How to clean grout, showers doors & more
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Down & Dirty1 of 10
By Andie Huber
When it comes to spring cleaning, most of us know about the basic strategies: Go through your closet, give away what doesn't fit or hasn't been worn in ages. But what about those easily overlooked jobs that are just too daunting to tackle? From leaf-filled rain gutters to water-stained shower doors, Glo has your guide to de-griming even the toughest spots.
Moldy Front Loader2 of 10
A washing machine is supposed to get clothes clean, so when it reeks of mold, you're in trouble. To fix, first check to make sure there is nothing trapped or blocking the drain holes in your machine. Then use an anti-mildew soap and a small brush, like an old toothbrush, to scrub away any mold that you can see. Set the washer on hot, run a bleach cycle through the machine and follow up with a rinse cycle to wash away any lasting residue. To maintain, wipe down the glass and drain area after every wash with a paper towel.
Clogged Dryer Vents3 of 10
Not only do clogged vents slow down drying time, they're also a potential fire hazard, so they should be cleaned at least once a year. Of course, a professional can help if you're not the DIY type, but cleaning vents is surprisingly straightforward. First, disconnect the plug and vacuum out the interior of the vent (if the unit is gas-powered, make sure to shut off the gas as well). Use soapy water to wash the inside of the tube and continue this process through to the exterior access vent outside of your home. Reattach all the parts, plug in the unit and you're good to go.
Blocked Rain Gutters4 of 10
The only way to clean gutters is to get on a ladder. If heights aren't your thing, you can hire an expert—costs start around $50. If you're handy and have access to a sturdy ladder (look for one that has a flared base for extra stability), then once you are up there, use a garden trowel to scoop up any debris and then use a hose to rinse down the inside to wash away any small pieces you may have missed. While you are up there, check for leaks and make any necessary repairs.
Grass-Filled Mower5 of 10
For anyone who mows the grass, experiencing a clogged or inefficient mower can be frustrating. Get in the habit of hosing down the undercarriage of the lawnmower after every use—preventing dirt and grass clippings from hardening and creating problems later in the summer. Already stuck with a caked-on mess? Turn the mower on its side and use a spackle knife to help chip away the hardened dirt and grass.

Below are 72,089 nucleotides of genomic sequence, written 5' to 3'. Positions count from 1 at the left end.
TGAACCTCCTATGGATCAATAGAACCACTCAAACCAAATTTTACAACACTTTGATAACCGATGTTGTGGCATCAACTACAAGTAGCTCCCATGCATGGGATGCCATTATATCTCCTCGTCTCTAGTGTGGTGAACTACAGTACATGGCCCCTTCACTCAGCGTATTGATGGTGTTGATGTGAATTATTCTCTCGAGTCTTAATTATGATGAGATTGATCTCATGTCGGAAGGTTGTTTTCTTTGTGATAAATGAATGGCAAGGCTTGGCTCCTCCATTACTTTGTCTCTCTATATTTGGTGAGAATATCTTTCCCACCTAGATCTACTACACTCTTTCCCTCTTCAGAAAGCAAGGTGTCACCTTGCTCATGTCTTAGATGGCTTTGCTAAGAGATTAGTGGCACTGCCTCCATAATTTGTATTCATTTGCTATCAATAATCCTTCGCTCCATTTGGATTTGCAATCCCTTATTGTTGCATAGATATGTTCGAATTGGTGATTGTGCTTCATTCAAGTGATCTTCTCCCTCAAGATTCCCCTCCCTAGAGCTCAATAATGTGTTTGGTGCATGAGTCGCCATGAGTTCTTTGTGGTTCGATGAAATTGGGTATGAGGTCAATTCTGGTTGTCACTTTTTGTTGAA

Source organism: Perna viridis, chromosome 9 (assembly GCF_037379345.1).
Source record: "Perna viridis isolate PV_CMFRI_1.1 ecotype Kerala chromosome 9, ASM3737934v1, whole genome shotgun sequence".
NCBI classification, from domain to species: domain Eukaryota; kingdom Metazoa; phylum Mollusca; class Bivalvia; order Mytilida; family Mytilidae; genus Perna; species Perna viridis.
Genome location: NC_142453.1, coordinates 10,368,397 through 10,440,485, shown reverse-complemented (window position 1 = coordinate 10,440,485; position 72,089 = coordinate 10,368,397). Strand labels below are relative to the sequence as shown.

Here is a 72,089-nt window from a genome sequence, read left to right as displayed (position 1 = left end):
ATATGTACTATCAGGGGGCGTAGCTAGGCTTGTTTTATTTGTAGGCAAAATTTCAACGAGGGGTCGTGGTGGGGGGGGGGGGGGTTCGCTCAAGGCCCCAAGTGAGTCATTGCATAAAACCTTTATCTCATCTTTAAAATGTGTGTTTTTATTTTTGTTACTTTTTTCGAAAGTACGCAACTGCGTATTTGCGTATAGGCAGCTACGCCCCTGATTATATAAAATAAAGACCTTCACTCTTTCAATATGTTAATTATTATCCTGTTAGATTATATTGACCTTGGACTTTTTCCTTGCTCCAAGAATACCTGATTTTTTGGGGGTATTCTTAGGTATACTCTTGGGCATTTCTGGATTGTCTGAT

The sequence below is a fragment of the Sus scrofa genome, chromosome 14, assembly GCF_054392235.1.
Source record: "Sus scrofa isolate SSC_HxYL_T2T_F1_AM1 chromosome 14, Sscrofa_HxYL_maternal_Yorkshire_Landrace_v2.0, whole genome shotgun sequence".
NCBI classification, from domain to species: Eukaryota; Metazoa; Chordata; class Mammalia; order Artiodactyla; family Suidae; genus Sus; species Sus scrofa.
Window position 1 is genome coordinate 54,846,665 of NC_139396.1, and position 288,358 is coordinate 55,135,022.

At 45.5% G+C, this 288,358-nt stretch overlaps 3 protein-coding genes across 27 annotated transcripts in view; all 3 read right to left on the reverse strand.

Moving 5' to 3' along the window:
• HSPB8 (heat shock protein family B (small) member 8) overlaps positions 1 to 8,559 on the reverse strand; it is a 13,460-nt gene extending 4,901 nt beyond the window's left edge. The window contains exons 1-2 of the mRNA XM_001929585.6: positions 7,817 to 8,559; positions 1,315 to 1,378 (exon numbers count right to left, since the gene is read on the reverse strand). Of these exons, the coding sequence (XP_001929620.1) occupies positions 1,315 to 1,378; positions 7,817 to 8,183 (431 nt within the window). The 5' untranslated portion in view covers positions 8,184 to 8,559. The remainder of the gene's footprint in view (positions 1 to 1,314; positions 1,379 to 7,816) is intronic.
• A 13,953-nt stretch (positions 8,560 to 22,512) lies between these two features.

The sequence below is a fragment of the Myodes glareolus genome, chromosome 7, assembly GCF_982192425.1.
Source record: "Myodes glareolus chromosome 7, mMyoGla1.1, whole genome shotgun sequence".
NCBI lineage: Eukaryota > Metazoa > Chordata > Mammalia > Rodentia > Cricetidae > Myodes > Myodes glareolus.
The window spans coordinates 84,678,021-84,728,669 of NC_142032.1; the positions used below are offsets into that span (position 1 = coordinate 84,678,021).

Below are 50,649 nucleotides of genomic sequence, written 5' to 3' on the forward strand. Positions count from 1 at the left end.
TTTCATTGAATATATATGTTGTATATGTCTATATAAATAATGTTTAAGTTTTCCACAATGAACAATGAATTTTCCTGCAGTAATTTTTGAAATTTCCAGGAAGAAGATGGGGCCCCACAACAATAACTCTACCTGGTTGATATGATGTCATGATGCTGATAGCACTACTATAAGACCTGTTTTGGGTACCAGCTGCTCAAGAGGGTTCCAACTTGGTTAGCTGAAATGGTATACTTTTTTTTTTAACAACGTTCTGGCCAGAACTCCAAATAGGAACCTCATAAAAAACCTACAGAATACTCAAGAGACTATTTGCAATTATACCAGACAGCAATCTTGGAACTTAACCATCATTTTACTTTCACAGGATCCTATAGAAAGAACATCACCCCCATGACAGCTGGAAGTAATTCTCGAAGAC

Stained Porcelain6 of 10
Start off mildly by spraying white vinegar directly onto the stain. Scrub with a brush and see if the stain lifts. If that doesn't work, try a half cup of dry bleach powder and let it sit for a couple hours. Still didn't work? Try cutting off a bit of a Mr. Clean Magic Eraser and letting it sit in the unit (with water) overnight. If the stains still won't budge, try a product called the Pumie Scouring Stick. Scrub gently where the area is stained as it may leave your porcelain more vulnerable to future stains.
Dingy Windows & Screens7 of 10
Twice a year, mix together a bucket full of mild dish soap and water. Remove all your window screens (label them if you have various sized windows to quickly know where to return them). Rinse them off with a garden hose or in the bathtub and scrub them down, on both sides, rinsing with clean water and repeating. While the screens are off, tackle the window glass, using newspaper rather than paper towels—it won't leave streaks or lint behind.
Mucky Shower Doors8 of 10
Glass shower doors (and the frame that surrounds them) can harbor mold, mildew and hard water stains. To remove soap scum from the doors, scrub them with a wet dryer sheet. Scrub the metal frame with an anti-bacterial cleaner before spraying Rain X (the same stuff used on car windows) onto the glass to prevent soap scum and hard water stains from building up between cleanings.
Dull Wood Floors9 of 10
That hazy glow on hardwood floors is from dirt and wax buildup. The goal is to remove the residue without harming your floors. Unfortunately, the process can be time-consuming. With a canister vacuum or dry mop, dust your floors, then wet mop the floor with a solution of one-quarter cup of vinegar and one quart of water. To avoid warping and damaging floors, don't let excess water stay on the wood. Finally, take a dry cloth (an old T-shirt works well) and buff the floors by hand—working in a circular motion until your floors look shiny and brand new.
Grimy Grout10 of 10
Oxygen bleach (found in products like Ajax) is a non-toxic, fumeless cleaning agent that uses oxygen ions to kill bacteria and brighten whites, similar to regular chlorine bleach. Completely saturate the grout with the cleaning agent and after 30 minutes to an hour, scrub the lines with (you guessed it) an old toothbrush.
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